"This is merely a cosmetic change," Mr. Karunanayake said. "Compared to a total public debt of Rs 752 bn, this is a drop in the ocean," he pointed out.
However he said from a businessman's point of view the budget was positive particularly since it had given recognition to domestic industry.
He also welcomed the duty waiver on textiles and jewellery.
"People may even come from abroad to shop, and Colombo may become a shopping paradise like Bangkok," he observed.
The introduction of GST at 12.5 per cent was also widely welcomed, as a much higher rate of 17 per cent had been expected.
"This is another redeeming factor in the budget," Mr. Amerasinghe said. He also expressed concerns that Small and Medium scale industries which had the potential to provide greater employment opportunities large industries would not be able to make use of most concession due to the high capital requirement.
Formulators of the GST had suggested 17 per cent for government turnover tax revenue to remain the same under GST (or revenue neutral) and there were doubts whether expected revenue target could be achieved with 12.5 per cent. Telephone calls for example could become at least 7 per cent cheaper.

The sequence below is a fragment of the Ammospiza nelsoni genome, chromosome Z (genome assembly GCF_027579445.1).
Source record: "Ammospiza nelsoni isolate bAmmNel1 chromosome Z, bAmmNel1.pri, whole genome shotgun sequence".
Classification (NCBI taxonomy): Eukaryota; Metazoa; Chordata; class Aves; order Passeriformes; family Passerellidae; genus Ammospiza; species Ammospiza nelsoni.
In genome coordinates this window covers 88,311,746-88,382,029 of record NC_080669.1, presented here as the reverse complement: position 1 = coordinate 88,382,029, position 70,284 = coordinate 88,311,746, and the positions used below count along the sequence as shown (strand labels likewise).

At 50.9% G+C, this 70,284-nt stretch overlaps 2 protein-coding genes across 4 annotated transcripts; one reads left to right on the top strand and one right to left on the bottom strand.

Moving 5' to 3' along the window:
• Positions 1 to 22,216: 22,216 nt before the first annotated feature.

Mr. Amerasinghe said there was widespread ignorance about the implementation of the GST within the business community itself. Coping with GST and the Chamber movement would begin a process of education.
Ceylon Chamber officials also warned that unless businesses were properly geared for GST its effects could cascade with disastrous consequences.
"This must be carefully tackled as it would cause cost push inflation," Mr. Karunanayake said.
"Though the prices of some manufactured goods would come down, some essential goods that are presently taxed at 7 and 11 per cent would go up in price. The party would be over in April," he predicted.
Sending shockwaves in media circles, Vanik Incorporation executed a lightening take-over of Capital Radio last week when a major shareholder sold his stake in the company to Vanik, sources said.
Vanik is now said to own a 75 per cent stake in Colombo Communications Ltd., which owns Capital Radio and two other stations — the Sinhala medium Savana and Tamil medium FM 99 — after Bhadra Wimalasena sold his shares, the sources said.
"It was not a hostile take-over, but a friendly one," Vanik's head of Corporate Finance Sisira Jayasinghe who is the new CEO of Colombo Communications told The Sunday Times Business.
The Vanik move came barely a year after it sold a minority stake in the company.
Vanik first took-over the reigns of the station two years ago, when it was formerly known as 'FM 99', which broadcast programmes in three languages at different intervals. Vanik injected further capital to the station and created two more stations, Capital Radio (in English), Savana (in Sinhala), and FM 99 in Tamil.